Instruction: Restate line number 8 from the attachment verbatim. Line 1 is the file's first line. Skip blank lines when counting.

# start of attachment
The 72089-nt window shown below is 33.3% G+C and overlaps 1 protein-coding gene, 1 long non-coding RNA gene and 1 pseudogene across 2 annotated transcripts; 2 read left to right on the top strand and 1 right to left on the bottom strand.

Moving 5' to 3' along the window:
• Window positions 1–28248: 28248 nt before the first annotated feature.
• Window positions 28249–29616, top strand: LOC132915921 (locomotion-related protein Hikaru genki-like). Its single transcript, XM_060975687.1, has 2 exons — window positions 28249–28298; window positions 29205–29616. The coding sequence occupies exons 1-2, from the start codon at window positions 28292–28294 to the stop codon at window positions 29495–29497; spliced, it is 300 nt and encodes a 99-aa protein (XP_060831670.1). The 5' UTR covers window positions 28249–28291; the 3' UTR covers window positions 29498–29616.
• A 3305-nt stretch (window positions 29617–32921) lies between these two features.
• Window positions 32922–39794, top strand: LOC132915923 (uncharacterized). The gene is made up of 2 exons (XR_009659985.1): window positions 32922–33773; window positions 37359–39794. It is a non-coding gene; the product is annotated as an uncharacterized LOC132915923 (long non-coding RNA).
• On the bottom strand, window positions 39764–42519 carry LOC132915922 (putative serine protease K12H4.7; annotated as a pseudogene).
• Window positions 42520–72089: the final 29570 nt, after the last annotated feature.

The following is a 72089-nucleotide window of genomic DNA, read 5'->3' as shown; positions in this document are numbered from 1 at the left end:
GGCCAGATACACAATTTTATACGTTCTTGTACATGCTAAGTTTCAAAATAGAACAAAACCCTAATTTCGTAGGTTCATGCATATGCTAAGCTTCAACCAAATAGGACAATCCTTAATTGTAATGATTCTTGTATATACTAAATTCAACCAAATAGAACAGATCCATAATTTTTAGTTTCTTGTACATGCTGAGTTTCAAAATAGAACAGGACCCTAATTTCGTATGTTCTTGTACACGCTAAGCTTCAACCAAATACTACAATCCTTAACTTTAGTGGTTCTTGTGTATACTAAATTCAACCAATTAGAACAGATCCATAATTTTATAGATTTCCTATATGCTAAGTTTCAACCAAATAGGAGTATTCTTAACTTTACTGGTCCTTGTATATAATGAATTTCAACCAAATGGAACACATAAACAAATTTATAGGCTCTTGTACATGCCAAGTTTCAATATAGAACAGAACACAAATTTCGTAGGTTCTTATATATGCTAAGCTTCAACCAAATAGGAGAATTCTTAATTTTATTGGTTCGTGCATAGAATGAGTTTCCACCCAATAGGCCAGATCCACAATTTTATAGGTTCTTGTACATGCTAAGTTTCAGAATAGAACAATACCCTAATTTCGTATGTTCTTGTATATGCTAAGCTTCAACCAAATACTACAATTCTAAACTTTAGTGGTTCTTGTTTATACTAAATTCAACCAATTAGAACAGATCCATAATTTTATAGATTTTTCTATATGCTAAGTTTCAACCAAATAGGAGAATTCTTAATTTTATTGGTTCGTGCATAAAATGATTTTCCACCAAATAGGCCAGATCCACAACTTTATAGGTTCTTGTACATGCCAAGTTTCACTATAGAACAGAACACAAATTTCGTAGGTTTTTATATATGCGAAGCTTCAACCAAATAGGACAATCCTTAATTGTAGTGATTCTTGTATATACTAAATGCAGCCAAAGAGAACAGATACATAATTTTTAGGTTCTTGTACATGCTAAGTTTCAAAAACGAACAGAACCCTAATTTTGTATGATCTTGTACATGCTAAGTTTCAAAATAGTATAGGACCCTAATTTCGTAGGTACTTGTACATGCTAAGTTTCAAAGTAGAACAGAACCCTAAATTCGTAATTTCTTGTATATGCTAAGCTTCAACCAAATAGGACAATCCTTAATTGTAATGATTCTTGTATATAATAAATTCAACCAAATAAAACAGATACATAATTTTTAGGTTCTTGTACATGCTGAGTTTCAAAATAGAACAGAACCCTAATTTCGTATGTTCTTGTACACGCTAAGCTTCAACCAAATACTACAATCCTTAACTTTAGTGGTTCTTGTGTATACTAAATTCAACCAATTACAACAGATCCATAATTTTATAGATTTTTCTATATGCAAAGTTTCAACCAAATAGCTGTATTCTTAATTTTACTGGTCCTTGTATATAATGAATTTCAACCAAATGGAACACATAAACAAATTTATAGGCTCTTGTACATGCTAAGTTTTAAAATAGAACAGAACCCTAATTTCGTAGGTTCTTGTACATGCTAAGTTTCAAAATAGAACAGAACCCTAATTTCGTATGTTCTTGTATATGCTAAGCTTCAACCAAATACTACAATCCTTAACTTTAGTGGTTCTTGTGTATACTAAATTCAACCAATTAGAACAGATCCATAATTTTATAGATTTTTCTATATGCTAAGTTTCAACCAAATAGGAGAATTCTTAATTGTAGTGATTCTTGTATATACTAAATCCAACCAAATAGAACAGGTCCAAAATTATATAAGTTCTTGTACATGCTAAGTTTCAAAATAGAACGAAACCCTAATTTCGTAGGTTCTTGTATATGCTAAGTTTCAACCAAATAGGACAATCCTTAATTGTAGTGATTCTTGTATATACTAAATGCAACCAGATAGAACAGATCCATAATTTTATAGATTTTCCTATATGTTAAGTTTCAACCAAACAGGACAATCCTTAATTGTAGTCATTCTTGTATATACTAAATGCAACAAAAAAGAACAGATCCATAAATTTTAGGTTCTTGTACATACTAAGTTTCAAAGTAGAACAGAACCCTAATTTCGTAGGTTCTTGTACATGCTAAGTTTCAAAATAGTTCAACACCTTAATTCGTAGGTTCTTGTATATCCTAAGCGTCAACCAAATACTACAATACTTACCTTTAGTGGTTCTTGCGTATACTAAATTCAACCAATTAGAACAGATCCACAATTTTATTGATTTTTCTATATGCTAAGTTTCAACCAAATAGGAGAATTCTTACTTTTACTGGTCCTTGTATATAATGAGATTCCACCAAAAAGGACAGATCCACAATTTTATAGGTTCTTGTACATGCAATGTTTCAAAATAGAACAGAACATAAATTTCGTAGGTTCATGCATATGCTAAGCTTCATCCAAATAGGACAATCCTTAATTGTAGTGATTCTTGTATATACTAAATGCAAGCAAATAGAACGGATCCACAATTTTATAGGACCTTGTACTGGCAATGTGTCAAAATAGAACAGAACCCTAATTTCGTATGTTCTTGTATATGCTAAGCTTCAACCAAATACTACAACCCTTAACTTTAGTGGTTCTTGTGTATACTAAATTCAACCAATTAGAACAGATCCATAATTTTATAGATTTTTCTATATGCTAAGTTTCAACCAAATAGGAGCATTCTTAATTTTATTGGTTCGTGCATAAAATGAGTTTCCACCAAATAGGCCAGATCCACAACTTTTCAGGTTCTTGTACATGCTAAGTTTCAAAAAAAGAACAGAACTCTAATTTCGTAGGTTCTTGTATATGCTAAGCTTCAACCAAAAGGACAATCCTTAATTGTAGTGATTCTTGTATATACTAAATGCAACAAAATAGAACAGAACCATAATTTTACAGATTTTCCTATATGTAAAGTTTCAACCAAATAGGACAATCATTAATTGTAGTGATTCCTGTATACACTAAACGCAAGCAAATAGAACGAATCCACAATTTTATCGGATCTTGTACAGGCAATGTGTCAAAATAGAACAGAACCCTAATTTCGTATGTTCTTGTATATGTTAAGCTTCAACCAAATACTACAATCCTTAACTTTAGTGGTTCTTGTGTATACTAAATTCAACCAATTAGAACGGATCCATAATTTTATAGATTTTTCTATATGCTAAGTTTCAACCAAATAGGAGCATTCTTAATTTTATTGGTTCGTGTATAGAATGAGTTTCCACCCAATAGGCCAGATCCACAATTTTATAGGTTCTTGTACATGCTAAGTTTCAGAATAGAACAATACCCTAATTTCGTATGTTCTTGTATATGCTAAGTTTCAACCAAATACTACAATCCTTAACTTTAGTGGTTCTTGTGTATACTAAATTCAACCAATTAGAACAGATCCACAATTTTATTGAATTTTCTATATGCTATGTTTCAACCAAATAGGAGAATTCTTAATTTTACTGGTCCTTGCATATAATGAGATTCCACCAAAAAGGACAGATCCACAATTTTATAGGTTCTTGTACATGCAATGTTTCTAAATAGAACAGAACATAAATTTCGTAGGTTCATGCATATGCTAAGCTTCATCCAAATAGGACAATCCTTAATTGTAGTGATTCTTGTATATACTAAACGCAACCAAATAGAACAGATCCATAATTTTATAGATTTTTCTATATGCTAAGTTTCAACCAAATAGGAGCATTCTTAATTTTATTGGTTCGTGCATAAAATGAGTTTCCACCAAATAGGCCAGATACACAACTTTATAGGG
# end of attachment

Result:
• Window positions 42520–72089: the final 29570 nt, after the last annotated feature.